Development of a Guideline on Fostering Inclusive Practices at Universities in Hong Kong (On Demand: Recorded)
Main Topic: Transition, Inclusive Postsecondary Education, and Self Determination
Session Type: Paper
As part of a teaching development project on examining the learning experiences of students with visual impairment in universities in Hong Kong, a set of recommended practices was developed to serve as a guideline to promote the co-creation of an inclusive campus. This presentation would share the process and insights of the guideline development. Data was collected from multiple sources including document analysis, focus group interviews, external review, and research team members’ input. First, a document analysis was conducted to review existing policies and support to students and staffs with disabilities in universities. Relevant information was collected from reviewing websites of 41 higher education institutions in Hong Kong, the top 10 universities listed on the “Overall”, “SDG 4 Quality Education”, and the “SDG 10 Reduced Equality” of the University Impact Rankings 2019 by the Times Higher Education, as well as the top 10 most “inclusive” universities based on the QS Stars University Rating System 2019. Websites of nongovernmental organizations serving people with disabilities, government papers, and research reports relevant to accessibility and inclusive education were also reviewed. Second, fifteen students, alumni, and staff from various universities in Hong Kong were interviewed to understand barriers students with visual impairment encountered, challenges university staff encountered when supporting students with visual impairment, as well as good practices of accessibility services at universities in Hong Kong. Comments on the first draft of the guideline were also collected from twelve international and external review panel including academic staff with and without visual impairment, non-academic staff, current university students with and without visual impairment, alumni with visual impairment, and human rights advocates. Overall, the diverse background and experiences of the research team members, such as living with congenital mobility disability, further enriched all the data collected. Ecological framework and person-oriented approach were adopted to synthesize and systematize all the data collected from the four sources to compile a set of recommended inclusive practices across different stages of tertiary education, namely admission, orientation, living on campus, academic study, graduation, and post-graduation. Ecological framework also emphasizes the significance of co-creation of inclusive learning and teaching environment that would cut across the temporal, cultural, government, community, inter-university, intra-university, environmental, language and symbolic, technological, interpersonal, and individual domains. It is expected that the guideline would help enhance the teaching and learning experience of students with disabilities at universities. It can serve as a common ground for the ongoing discussion of inclusive practices at universities. Besides current university staff and students, the guideline could help facilitate prospective students with disabilities to be better prepared for the transition from secondary school education into university education for timely arrangement. Further research directions based on this guideline will be discussed.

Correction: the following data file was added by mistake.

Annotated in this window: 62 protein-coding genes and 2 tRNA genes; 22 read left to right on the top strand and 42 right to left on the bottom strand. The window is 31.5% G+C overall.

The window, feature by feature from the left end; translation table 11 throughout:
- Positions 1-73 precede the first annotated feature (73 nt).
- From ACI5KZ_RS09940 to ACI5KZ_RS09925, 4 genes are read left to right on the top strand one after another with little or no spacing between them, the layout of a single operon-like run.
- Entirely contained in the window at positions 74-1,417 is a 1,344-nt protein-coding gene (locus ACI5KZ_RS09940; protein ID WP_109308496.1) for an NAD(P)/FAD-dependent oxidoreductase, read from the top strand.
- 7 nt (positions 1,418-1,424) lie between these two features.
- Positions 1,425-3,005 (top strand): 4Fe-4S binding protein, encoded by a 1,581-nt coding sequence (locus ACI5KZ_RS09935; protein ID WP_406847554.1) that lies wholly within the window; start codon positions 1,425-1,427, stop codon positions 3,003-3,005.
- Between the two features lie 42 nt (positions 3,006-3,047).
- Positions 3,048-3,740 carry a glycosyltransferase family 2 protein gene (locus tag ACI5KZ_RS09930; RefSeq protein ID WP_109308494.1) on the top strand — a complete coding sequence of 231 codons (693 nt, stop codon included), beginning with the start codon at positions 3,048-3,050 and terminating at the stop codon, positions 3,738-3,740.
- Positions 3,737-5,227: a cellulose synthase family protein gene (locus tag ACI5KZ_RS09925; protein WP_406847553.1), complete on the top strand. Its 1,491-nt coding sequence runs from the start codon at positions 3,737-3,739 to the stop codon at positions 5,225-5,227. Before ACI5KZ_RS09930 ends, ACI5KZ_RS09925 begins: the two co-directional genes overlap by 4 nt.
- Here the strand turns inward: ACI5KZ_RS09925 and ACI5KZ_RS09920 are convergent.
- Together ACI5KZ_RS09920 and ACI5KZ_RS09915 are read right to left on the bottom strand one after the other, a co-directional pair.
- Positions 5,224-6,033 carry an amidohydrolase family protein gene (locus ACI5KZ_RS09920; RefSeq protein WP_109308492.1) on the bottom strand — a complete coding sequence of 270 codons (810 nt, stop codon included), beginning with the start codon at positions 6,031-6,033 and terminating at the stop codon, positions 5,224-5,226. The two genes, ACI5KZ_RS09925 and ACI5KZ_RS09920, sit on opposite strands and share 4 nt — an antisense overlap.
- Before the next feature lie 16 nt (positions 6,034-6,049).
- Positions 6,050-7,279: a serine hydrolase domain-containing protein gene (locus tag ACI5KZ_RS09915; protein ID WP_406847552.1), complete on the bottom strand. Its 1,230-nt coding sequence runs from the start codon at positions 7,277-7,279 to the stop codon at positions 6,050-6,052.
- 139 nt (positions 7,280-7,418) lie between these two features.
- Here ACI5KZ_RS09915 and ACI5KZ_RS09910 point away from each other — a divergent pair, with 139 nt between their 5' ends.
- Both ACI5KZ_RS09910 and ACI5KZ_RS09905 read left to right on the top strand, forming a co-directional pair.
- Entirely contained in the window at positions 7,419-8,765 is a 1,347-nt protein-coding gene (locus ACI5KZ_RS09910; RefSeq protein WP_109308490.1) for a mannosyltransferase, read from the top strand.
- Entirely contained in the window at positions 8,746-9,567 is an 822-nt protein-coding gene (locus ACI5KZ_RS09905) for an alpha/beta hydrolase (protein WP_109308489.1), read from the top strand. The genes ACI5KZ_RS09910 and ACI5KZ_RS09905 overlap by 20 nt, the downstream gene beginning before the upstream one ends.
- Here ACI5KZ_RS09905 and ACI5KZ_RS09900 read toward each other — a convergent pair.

At the end of this session, participants will:
- Learn about the development and usage of this newly developed guideline on inclusive practices at universities.
- Gain insights of future research directions in relation to this guideline.
Keywords: inclusive education, ecological model, diversity, accessibility, diverse learning needs, disability
View the Session: https://community.pacrim.coe.hawaii.edu/groups/4189398/feed
Dr. Gloria Yuet Kwan MaThe University of Hong Kong - Postdoctoral Fellow
The University of Hong Kong
Gloria Yuet-kwan Ma is a postdoctoral fellow at the Faculty of Education, The University of Hong Kong. She received her PhD from the Chinese University of Hong Kong. Her research areas focus on ecological approach to addressing ableism and promoting environmental accessibility as well as the perceptions of the International Symbol of Accessibility. She co-founded the Wheel Power Charity Limited in 2014 to promote social inclusion through experiential programs and disability advocacy. She is a power wheelchair user living with congenital muscular dystrophy.